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Contents


    UML Glossary

      Introduction

        UML

        stands for the Unified Modelling Language created by the Three_Amigos [ http://www.rational.com/uml/ ] of Rational. It is a graphic language developed to help in the development of software. Many companies support UML and several CASE tools use it. Rational has a particular CASE tool called Rational Rose that we have installed here at CSUSB as part of the ROOT project to incorporate state-of-the-art object-oriented Technology and methods into our CS degree.

        This page defines and illustrates some of the key concepts of UML using the MATHS notations. To learn how to use UML please see


          [ uml1.html ] How to draw simple diagrams of classes

          [ uml1b.html ] How to draw complex diagrams of classes

          [ uml13.html ] How to draw use cases, scenarios and collaboration diagrams

          [ cs320wuml.html ] How to use UML in describing programming languages

          [ uml2.html ] How to use Rational Rose on our UNIX Workstations.

          TBA How the software is distributed over the available hardware(Deployment Diagrams).

          TBA How a complex business procedure is represented (Activity Diagram)

          [ See Also ] below.


        Note. In this glossary a definition is written like this

                 defined_term::=what_the_term_means.
        or
                 defined_term::context=what_the_term_means.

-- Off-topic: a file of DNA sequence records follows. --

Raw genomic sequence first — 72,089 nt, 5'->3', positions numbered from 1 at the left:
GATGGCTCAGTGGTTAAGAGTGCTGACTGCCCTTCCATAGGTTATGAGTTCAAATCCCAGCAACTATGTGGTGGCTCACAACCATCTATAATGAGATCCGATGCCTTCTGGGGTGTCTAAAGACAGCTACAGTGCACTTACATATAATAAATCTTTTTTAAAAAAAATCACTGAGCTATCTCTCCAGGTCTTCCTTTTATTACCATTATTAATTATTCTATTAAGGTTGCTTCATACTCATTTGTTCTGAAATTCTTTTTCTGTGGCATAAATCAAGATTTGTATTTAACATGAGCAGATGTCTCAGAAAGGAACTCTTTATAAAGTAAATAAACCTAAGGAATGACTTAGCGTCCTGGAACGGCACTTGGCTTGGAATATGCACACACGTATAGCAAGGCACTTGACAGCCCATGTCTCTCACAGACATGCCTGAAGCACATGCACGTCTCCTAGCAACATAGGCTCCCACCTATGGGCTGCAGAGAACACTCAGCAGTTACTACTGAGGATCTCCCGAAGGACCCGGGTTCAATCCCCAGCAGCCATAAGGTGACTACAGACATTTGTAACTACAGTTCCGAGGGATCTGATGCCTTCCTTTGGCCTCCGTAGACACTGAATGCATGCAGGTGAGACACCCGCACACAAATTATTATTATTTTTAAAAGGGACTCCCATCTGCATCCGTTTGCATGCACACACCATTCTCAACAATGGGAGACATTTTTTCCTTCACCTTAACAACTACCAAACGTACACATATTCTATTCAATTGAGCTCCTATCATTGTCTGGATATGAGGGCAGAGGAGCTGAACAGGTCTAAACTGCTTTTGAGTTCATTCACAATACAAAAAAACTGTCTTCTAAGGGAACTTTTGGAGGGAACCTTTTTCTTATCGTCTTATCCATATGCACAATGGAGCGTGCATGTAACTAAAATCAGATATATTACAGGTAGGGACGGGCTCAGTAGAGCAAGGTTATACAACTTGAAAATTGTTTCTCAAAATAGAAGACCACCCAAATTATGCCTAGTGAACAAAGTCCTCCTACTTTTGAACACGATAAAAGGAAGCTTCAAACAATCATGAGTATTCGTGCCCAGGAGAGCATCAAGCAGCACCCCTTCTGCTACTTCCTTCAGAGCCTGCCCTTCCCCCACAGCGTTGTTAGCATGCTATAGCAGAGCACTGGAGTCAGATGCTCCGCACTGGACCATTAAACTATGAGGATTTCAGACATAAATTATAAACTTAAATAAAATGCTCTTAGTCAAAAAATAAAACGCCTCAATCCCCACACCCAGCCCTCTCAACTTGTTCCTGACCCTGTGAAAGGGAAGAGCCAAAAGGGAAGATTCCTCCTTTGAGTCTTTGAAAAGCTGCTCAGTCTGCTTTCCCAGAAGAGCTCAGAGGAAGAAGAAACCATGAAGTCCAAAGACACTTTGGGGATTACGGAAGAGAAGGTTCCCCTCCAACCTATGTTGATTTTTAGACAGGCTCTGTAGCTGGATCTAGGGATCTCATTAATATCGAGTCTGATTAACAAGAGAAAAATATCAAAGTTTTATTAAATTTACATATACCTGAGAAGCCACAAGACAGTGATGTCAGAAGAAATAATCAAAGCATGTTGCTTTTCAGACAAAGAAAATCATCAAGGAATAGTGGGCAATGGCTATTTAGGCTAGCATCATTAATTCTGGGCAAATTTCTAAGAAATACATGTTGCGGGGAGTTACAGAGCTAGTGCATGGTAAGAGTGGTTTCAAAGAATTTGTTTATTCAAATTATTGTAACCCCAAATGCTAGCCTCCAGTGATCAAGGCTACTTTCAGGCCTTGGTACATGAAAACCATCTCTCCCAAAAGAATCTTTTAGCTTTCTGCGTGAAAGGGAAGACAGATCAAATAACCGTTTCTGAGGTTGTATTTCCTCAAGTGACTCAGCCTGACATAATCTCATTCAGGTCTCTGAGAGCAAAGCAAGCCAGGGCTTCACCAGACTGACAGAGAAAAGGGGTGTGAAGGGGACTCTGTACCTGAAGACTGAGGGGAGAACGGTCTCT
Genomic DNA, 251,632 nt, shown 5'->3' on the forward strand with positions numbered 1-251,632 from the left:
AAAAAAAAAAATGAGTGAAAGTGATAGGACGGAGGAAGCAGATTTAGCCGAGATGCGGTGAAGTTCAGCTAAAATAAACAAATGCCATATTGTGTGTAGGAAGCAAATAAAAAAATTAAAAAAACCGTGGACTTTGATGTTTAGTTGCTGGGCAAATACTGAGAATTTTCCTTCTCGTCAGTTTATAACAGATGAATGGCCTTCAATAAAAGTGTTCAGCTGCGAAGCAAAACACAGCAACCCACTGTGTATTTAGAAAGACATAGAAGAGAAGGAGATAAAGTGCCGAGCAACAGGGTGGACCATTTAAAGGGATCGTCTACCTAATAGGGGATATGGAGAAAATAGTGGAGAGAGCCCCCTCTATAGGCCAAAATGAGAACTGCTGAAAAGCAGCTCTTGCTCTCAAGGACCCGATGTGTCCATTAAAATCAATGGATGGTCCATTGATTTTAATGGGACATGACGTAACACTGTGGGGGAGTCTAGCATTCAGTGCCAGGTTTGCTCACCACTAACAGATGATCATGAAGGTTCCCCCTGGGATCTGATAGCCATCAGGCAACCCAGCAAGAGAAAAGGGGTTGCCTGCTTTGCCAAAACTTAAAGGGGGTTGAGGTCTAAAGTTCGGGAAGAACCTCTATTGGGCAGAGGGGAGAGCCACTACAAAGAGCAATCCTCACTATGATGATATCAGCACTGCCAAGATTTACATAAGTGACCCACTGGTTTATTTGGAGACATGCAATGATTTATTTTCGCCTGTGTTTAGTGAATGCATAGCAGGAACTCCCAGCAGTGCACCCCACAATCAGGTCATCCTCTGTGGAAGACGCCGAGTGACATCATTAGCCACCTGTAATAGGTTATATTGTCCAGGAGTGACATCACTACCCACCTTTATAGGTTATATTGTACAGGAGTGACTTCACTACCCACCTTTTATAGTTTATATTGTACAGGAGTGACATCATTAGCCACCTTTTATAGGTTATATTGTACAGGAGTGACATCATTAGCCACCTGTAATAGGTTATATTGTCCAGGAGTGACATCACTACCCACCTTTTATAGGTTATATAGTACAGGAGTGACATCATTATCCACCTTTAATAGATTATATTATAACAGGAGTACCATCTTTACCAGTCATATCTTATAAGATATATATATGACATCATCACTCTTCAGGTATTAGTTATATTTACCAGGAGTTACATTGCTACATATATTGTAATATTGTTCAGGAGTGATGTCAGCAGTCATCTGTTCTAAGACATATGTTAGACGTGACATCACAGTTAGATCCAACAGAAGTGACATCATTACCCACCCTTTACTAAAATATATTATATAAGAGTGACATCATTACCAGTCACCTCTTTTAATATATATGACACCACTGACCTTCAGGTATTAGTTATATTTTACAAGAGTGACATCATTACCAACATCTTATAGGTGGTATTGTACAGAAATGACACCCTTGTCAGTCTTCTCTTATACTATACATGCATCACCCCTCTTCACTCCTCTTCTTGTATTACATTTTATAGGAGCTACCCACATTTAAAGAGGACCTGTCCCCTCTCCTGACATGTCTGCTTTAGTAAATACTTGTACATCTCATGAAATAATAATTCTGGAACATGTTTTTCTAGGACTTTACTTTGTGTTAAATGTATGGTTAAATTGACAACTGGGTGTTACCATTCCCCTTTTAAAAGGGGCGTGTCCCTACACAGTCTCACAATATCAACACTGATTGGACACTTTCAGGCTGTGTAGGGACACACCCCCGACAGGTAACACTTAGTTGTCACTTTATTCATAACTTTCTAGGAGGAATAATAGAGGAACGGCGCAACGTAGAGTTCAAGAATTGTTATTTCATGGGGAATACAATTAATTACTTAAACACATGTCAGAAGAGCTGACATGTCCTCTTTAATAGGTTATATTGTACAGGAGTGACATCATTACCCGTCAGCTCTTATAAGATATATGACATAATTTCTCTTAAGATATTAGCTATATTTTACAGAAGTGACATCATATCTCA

When there are several alternative meanings they are separated by a vertical bar symbol: "|" read as "or". This is an informal extension of the notation John Backus and Pete Naur developed in 1960. [ BNF in glossary ] [ BNF in comp.text.Meta ] and
      1. Algol60::= See http://csci.csusb.edu/dick/samples/algol60.syntax.html

        A B

      2. AKO::="A Kind Of" -- object-oriented jargon for relation between general and particular.
      3. APO::="A Part Of" -- object-oriented jargon for relations between pats and wholes, compare with AKO.

      4. abstract::stereotype=indicates that a class defines an abstraction so that no objects of this type exist except as objects of the specialized subtypes of this type. You can have pointers or references to abstract classes but you can not have any objects or variables of an abstract type. The pointers always refer to objects in a more specific concrete classes. [ uml.shape.gif ] [ uml.find.gif ]
      5. abstract_data_type::=a collection of data with invisible attributes (the data) that is manipulated only by operations and so hides its attributes behind an interface.
      6. abstraction::=indicates that something is left out of a description or definition.

      7. actor::=an entity that starts scenarios and gets results from them. An actor has an iconic stick-figure form but is actually a class or type with the <<actor>> sterotype. [ uml.usecases.gif ]
      8. actors::=plural of actor.

      9. actual_parameter::=a value supplied when generating a particular version of a parameterized class or package. Actual parameters are listed inside diamond brackets like this <for,example>.

      10. aggregation::=a way that one class can refer to another class without having possession of it + a weak form of 'has-a' / APO link + if the whole object is an aggregation then deleting it does not effect the existence of the aggregated part. This relationship is shown by an open diamond at one end of a link. The other end may have an arrow head indicating the link can be navigated in one direction only.